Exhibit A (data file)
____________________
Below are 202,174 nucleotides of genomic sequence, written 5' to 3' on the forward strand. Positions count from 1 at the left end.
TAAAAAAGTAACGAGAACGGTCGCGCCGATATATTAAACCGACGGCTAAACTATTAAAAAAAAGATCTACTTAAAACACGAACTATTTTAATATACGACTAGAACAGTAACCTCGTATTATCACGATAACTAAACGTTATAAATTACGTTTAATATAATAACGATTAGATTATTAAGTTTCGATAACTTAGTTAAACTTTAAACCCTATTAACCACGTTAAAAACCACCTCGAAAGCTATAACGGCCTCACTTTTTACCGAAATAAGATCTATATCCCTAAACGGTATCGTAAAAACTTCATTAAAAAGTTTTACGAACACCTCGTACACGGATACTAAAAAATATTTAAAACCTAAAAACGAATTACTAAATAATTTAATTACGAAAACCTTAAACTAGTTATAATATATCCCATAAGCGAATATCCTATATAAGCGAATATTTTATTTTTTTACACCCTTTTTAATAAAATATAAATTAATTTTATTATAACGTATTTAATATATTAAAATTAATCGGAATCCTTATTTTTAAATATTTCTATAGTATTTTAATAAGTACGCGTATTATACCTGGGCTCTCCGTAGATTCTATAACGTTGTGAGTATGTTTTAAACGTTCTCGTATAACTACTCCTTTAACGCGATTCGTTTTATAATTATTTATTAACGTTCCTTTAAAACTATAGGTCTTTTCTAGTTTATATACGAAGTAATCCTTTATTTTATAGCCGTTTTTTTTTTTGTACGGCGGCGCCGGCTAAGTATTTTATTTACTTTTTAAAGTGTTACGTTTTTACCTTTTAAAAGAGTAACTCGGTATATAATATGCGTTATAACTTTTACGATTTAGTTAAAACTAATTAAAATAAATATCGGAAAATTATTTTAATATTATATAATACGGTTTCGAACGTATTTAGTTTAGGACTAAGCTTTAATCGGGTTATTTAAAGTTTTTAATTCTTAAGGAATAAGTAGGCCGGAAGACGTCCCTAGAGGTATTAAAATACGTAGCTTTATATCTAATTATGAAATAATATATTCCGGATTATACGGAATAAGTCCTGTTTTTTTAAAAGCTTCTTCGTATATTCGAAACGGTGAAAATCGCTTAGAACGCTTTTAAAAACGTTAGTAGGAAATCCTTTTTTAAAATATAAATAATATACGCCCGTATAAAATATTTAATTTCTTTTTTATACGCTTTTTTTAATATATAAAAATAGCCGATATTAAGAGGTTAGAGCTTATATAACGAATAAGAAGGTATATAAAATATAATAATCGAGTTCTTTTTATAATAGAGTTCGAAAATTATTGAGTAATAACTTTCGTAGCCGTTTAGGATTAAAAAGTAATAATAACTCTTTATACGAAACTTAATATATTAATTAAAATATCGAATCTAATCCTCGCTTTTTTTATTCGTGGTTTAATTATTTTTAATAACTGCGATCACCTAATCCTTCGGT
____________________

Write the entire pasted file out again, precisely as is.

Below are 202,174 nucleotides of genomic sequence, written 5' to 3' on the forward strand. Positions count from 1 at the left end.
TAAAAAAGTAACGAGAACGGTCGCGCCGATATATTAAACCGACGGCTAAACTATTAAAAAAAAGATCTACTTAAAACACGAACTATTTTAATATACGACTAGAACAGTAACCTCGTATTATCACGATAACTAAACGTTATAAATTACGTTTAATATAATAACGATTAGATTATTAAGTTTCGATAACTTAGTTAAACTTTAAACCCTATTAACCACGTTAAAAACCACCTCGAAAGCTATAACGGCCTCACTTTTTACCGAAATAAGATCTATATCCCTAAACGGTATCGTAAAAACTTCATTAAAAAGTTTTACGAACACCTCGTACACGGATACTAAAAAATATTTAAAACCTAAAAACGAATTACTAAATAATTTAATTACGAAAACCTTAAACTAGTTATAATATATCCCATAAGCGAATATCCTATATAAGCGAATATTTTATTTTTTTACACCCTTTTTAATAAAATATAAATTAATTTTATTATAACGTATTTAATATATTAAAATTAATCGGAATCCTTATTTTTAAATATTTCTATAGTATTTTAATAAGTACGCGTATTATACCTGGGCTCTCCGTAGATTCTATAACGTTGTGAGTATGTTTTAAACGTTCTCGTATAACTACTCCTTTAACGCGATTCGTTTTATAATTATTTATTAACGTTCCTTTAAAACTATAGGTCTTTTCTAGTTTATATACGAAGTAATCCTTTATTTTATAGCCGTTTTTTTTTTTGTACGGCGGCGCCGGCTAAGTATTTTATTTACTTTTTAAAGTGTTACGTTTTTACCTTTTAAAAGAGTAACTCGGTATATAATATGCGTTATAACTTTTACGATTTAGTTAAAACTAATTAAAATAAATATCGGAAAATTATTTTAATATTATATAATACGGTTTCGAACGTATTTAGTTTAGGACTAAGCTTTAATCGGGTTATTTAAAGTTTTTAATTCTTAAGGAATAAGTAGGCCGGAAGACGTCCCTAGAGGTATTAAAATACGTAGCTTTATATCTAATTATGAAATAATATATTCCGGATTATACGGAATAAGTCCTGTTTTTTTAAAAGCTTCTTCGTATATTCGAAACGGTGAAAATCGCTTAGAACGCTTTTAAAAACGTTAGTAGGAAATCCTTTTTTAAAATATAAATAATATACGCCCGTATAAAATATTTAATTTCTTTTTTATACGCTTTTTTTAATATATAAAAATAGCCGATATTAAGAGGTTAGAGCTTATATAACGAATAAGAAGGTATATAAAATATAATAATCGAGTTCTTTTTATAATAGAGTTCGAAAATTATTGAGTAATAACTTTCGTAGCCGTTTAGGATTAAAAAGTAATAATAACTCTTTATACGAAACTTAATATATTAATTAAAATATCGAATCTAATCCTCGCTTTTTTTATTCGTGGTTTAATTATTTTTAATAACTGCGATCACCTAATCCTTCGGT